About Our Trip
Back to the City, in Marrakesh we'll be staying at the quiet hotel Chellah, which is built around a beautiful courtyard in which the orange trees give protecting shade from the harsh heat of the sun.
Marrakesh is also one of the hectic places of Morocco.
Here, by day and especially by night we will be seeing the Place Djemaa el-Fna, the pulsating heart of the city. We'll have a walk through the souqs and pay the Palais de la Bahia a visit to name only a few of the locations we'll see.
As if out of tales of thousand and one Arabian nights, Marrakesh is one of the places, when travelling through Morocco, that shouldn't be missed.
Marrakesh awakens just as it has done every morning for more than 800 years, with the same inflected intonation, the call of the Muezzin going out from the 70 metre high Koutoubia, the spiritual beacon of Marrakesh.
Sunrise over Marrakesh. A multicoloured crowd invades the winding streets of the medina. Groups of men jostle towards the Ben Youssef mosque, nestling against the Medersa, the vast and superb koranic school founded by the Mérinide sultan Abou el-Hassan.
One of Morocco's most important cultural centres, Marrakesh is a lively former capital famed for its markets and festivals. Its wildly beating heart is the Place Djemaa el-Fna, Marrakech's pulsating main square and one of the world’s great theatres. Rows of open-air food stalls are set up here and mouth-watering aromas fill the air. Jugglers, storytellers, snake charmers, magicians, acrobats and assorted benign lunatics take over the rest of the space, all competing for your eye. The souqs here are among the best in Morocco. Within the many attractions of the ancient quarter is the rare Almoravid-style Koubba Ba'adiyn mosque annex and the Palais Dar Si Said.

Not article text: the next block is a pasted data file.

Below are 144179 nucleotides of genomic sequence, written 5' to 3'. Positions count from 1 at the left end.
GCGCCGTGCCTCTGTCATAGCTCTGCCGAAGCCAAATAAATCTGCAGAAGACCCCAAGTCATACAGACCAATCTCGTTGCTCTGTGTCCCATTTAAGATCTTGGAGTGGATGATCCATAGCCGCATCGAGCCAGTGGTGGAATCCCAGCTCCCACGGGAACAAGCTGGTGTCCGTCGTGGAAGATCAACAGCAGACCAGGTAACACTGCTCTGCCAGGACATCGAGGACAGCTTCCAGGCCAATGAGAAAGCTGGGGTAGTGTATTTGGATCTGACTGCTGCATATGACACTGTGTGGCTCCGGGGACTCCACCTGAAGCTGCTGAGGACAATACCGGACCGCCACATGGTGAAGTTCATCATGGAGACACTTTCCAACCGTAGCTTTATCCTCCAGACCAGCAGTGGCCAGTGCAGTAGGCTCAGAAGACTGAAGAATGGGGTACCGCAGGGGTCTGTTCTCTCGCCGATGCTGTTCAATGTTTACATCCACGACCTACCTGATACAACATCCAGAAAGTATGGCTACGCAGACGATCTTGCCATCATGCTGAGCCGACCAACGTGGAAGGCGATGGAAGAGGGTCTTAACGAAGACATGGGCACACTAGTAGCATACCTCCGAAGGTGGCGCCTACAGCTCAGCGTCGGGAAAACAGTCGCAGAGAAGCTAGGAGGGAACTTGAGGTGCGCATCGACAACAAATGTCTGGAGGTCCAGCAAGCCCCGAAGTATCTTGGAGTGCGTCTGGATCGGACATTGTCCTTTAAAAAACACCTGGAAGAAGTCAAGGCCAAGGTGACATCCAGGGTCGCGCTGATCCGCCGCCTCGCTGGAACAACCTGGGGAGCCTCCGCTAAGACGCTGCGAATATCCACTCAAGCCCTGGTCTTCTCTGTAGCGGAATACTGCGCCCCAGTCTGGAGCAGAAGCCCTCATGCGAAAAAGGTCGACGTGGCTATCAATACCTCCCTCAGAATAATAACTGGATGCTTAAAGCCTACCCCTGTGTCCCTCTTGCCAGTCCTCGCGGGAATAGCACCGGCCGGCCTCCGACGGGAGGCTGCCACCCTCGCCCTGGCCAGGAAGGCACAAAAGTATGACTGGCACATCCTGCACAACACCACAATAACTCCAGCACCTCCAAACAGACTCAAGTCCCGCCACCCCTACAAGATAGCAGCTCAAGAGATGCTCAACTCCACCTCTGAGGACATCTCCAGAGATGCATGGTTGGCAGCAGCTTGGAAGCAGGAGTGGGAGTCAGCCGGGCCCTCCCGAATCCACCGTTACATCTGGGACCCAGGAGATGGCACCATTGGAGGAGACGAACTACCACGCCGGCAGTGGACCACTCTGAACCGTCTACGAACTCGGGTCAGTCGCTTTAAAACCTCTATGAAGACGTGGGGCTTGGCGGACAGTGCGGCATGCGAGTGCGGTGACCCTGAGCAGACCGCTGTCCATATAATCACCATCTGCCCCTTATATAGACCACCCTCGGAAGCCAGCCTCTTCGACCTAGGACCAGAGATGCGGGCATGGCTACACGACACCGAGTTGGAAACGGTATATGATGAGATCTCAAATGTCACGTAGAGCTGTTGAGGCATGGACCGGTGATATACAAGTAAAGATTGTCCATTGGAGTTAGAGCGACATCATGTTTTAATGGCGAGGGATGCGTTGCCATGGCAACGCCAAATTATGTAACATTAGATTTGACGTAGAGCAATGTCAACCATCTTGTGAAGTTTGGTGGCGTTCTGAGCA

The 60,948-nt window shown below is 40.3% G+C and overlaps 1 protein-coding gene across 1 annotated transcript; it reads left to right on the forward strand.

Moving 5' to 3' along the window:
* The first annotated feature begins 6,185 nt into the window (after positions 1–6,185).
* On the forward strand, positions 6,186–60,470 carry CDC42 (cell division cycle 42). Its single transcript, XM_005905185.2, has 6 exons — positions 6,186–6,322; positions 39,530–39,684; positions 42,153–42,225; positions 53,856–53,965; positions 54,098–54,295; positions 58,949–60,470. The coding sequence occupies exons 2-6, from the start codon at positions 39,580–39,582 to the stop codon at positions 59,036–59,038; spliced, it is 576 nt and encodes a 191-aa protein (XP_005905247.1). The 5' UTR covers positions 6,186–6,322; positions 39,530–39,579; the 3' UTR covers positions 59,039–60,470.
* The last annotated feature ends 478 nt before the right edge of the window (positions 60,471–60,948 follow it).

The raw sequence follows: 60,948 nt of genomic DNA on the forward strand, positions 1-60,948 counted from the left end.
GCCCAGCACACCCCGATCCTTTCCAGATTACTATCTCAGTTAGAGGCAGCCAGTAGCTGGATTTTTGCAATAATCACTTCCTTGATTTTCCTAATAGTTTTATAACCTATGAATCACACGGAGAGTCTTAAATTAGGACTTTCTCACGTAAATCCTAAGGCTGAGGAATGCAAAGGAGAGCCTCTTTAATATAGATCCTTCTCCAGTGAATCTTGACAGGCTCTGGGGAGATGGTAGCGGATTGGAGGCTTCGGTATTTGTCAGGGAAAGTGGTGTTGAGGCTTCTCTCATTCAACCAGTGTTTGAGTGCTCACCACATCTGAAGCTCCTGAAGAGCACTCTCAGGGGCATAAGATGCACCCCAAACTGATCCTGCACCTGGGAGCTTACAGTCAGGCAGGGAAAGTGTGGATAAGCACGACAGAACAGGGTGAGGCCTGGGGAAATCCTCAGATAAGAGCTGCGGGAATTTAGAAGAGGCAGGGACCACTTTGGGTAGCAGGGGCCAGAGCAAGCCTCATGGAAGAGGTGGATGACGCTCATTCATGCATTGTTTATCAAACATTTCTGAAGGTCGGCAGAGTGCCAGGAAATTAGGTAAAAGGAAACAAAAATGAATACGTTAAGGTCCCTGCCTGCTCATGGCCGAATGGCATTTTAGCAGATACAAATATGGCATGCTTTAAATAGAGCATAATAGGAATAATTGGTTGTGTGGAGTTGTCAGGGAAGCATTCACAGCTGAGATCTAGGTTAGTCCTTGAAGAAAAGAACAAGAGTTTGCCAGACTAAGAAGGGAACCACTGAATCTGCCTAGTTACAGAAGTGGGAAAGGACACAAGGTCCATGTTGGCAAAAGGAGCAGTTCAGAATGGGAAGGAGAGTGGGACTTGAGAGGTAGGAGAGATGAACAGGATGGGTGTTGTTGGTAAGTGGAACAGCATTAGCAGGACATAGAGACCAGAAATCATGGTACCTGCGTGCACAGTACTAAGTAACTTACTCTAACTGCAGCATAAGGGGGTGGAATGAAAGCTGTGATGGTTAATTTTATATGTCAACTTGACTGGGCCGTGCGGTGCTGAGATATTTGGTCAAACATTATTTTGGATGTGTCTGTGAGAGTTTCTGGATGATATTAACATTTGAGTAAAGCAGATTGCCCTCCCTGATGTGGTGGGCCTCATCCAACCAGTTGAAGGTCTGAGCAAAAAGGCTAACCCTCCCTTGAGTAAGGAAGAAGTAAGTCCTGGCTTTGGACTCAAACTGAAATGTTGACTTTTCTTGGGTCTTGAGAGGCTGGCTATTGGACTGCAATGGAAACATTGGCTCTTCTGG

Focus of every approach to the city is the Koutoubia Mosques minaret, Marrakech's crowning centrepiece, the 203 feet high tower, the very synthesis of Moslem architecture.
Other sights to visit are the Saadian tombs dating from 1557, over-lavish maybe, but sensational nevertheless.
It is a Berber rather than Arab city, the traditional metropolis of Atlas tribes, Mahgrebis from the plains, Saharan nomads and slaves from beyond the desert. It was founded around 1062 by Youssef bin Tachfine of the Almoravide dynasty. It was his son Ali Ben Youssef who brought architects and craftsmen from Cordoba to build palaces, baths and Mosques, a subterranean water system and in 1126 the first circuit of walls were raised from "tabia" - the red mud of the plains. Marrakech's setting is truly magical. A patchwork of ravishing green against the bare, brown plain of Haouz with the snowy High Atlas rearing up behind.